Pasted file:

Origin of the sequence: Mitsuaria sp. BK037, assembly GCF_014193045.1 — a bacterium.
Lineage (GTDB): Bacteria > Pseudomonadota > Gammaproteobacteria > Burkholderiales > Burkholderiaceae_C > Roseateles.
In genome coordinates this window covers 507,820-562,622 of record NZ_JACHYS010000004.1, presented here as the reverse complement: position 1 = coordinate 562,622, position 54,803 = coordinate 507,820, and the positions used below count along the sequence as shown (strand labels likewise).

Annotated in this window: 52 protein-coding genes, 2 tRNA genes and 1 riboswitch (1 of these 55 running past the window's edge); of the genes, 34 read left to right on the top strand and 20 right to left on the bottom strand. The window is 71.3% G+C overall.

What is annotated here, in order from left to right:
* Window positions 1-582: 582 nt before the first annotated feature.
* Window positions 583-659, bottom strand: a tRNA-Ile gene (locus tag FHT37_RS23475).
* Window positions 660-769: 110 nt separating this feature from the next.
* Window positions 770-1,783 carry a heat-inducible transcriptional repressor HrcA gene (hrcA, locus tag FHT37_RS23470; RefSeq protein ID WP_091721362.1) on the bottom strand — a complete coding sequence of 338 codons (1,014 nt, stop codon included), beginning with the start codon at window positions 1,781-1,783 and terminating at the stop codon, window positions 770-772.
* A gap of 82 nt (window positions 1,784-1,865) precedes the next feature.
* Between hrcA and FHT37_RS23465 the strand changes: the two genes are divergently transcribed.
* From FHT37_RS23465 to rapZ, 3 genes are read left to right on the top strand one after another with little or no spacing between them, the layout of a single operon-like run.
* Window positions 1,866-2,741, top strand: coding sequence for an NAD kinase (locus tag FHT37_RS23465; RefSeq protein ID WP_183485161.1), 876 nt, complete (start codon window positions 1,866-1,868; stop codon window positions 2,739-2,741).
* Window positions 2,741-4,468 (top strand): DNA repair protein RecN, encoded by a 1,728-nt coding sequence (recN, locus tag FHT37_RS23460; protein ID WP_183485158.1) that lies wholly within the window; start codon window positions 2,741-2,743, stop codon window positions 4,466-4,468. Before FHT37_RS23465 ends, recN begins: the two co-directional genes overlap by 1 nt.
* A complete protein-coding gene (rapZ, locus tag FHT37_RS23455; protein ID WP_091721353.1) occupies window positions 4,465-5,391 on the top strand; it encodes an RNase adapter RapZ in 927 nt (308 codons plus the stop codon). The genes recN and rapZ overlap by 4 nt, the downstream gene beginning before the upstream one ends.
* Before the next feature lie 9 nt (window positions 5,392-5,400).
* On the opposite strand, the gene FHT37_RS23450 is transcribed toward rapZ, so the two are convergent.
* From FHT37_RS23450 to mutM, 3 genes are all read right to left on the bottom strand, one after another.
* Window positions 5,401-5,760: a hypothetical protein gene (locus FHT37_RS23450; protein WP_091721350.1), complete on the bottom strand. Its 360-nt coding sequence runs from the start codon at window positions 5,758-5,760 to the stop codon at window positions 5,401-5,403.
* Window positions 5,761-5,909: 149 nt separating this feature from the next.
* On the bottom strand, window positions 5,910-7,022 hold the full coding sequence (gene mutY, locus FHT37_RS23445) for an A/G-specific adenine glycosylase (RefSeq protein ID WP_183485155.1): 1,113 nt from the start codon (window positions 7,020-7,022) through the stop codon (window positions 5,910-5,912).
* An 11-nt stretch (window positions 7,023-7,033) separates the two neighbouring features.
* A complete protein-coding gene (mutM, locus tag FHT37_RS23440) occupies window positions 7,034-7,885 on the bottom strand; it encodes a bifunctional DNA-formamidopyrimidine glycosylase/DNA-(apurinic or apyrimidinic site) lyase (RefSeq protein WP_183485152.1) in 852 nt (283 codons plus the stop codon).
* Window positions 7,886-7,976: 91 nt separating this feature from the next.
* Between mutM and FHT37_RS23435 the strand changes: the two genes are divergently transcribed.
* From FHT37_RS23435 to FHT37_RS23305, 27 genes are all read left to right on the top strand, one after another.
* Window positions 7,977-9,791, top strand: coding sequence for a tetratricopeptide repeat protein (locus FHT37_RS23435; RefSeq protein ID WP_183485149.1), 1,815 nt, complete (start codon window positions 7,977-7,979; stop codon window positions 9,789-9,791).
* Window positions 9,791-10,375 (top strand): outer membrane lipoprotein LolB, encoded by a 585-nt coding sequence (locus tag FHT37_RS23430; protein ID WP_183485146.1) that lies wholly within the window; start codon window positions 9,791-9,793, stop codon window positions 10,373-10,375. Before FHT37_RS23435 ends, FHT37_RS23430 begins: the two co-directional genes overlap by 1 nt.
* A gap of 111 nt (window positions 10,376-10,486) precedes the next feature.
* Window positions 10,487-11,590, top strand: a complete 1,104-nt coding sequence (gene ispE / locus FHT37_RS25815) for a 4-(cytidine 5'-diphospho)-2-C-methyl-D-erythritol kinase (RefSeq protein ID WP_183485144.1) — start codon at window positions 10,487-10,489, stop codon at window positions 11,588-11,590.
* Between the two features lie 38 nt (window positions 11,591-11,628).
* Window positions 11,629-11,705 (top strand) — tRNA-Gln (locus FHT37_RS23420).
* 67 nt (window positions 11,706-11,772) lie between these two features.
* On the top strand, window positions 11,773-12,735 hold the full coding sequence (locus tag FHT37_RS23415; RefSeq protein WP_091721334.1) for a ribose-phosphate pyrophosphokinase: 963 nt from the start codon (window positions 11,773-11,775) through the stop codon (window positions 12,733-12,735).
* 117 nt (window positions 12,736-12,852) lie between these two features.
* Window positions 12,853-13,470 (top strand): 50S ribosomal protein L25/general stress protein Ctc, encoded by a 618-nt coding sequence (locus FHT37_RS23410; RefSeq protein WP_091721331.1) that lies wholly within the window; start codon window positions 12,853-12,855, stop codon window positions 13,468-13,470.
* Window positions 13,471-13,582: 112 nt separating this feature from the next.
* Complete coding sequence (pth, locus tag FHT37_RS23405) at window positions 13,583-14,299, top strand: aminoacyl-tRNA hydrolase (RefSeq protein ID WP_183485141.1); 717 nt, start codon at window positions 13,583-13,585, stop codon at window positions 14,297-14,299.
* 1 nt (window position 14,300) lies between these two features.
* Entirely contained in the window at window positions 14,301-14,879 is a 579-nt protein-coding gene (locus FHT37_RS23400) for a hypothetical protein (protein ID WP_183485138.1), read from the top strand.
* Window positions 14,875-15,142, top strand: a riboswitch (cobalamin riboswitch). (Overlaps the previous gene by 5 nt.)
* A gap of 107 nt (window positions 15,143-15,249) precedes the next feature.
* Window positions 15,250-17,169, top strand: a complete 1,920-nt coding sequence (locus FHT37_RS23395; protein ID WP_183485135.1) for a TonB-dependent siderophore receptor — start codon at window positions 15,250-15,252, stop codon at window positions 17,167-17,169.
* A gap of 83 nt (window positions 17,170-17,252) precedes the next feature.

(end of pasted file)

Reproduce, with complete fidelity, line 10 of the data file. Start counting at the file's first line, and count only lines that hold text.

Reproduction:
* A gap of 82 nt (window positions 1,784-1,865) precedes the next feature.